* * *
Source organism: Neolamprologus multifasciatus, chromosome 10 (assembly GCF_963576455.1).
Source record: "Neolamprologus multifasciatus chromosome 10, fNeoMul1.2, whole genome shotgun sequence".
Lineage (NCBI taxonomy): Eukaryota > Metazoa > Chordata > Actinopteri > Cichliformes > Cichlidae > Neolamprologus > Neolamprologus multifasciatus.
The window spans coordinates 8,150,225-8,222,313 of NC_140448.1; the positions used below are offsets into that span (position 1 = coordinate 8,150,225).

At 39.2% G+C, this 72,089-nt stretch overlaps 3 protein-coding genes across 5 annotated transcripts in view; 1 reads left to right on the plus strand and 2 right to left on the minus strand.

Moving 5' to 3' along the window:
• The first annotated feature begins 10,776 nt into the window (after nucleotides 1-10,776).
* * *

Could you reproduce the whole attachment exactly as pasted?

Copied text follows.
Source organism: Neolamprologus multifasciatus, chromosome 10 (assembly GCF_963576455.1).
Source record: "Neolamprologus multifasciatus chromosome 10, fNeoMul1.2, whole genome shotgun sequence".
Lineage (NCBI taxonomy): Eukaryota > Metazoa > Chordata > Actinopteri > Cichliformes > Cichlidae > Neolamprologus > Neolamprologus multifasciatus.
The window spans coordinates 8,150,225-8,222,313 of NC_140448.1; the positions used below are offsets into that span (position 1 = coordinate 8,150,225).

At 39.2% G+C, this 72,089-nt stretch overlaps 3 protein-coding genes across 5 annotated transcripts in view; 1 reads left to right on the plus strand and 2 right to left on the minus strand.

Moving 5' to 3' along the window:
• The first annotated feature begins 10,776 nt into the window (after nucleotides 1-10,776).